This was a short and bittersweet novel. Originally published between 1911 to 1913, Ogai Mori tells the story of Otama, a young girl forced by poverty and a sense of duty to her aging father to become the mistress for a sleazy moneylender in town, Suezo. Suezo had grown tired of his “ugly,” nagging wife, and decides he needs a young and beautiful mistress to satisfy him. Set in around 1880 in a changing Japan, the story is introspective, giving a clear insight into the minds of its characters. Th ...more
Marta
Sep 22, 2015 Marta rated it it was amazing  ·  review of another edition
La edición que he leído de "El Ganso Salvaje" es la publicada en formato digital por Chidori Books, que ya lleva un año cumpliendo su objetivo: acercar la literatura japonesa a los lectores en español. Uno de los primeros títulos escogidos para llevar a cabo su objetivo fue “El Ganso Salvaje”, de Mori Ōgai, que se enclava en la colección “Grandes Clásicos”.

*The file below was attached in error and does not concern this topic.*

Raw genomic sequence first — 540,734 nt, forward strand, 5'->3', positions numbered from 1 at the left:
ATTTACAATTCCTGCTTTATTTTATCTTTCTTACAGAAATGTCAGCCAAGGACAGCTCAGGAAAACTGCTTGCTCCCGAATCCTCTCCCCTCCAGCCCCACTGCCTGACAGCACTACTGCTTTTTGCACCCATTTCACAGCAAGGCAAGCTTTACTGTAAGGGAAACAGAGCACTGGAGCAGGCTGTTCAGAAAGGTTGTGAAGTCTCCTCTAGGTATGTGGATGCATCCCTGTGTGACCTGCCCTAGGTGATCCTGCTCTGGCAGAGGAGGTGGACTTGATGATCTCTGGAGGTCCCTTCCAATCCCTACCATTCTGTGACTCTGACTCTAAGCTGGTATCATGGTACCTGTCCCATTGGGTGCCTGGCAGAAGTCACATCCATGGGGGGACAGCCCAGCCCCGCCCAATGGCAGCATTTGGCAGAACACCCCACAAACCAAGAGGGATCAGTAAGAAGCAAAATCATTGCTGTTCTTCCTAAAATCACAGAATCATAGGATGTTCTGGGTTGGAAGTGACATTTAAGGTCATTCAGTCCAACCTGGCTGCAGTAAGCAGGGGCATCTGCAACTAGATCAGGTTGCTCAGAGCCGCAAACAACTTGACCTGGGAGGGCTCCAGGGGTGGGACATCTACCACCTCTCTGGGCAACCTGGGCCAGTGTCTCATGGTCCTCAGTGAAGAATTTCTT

La edición digital de esta editorial es sublime (como el resto de títulos de su catálogo), y para verlo sólo hay que fijarse en su portada,
...more
Lisa
Finlay Lloyd publish beautiful books, and The Wild Goose by Mori Õgai is no exception. It’s a new translation of an early modern Japanese text, its origins captured in the cover design by Phil Day of Mountains Brown Press, and the same design on elegant paper leaves separates the novella from the introduction. Paradoxically, the book feels both delicate and sturdy in the hand, because while the texture of the boards feels like very expensive paper under the fingers, you know that the book is not ...more
Nick Ziegler
Apr 27, 2013 Nick Ziegler rated it really liked it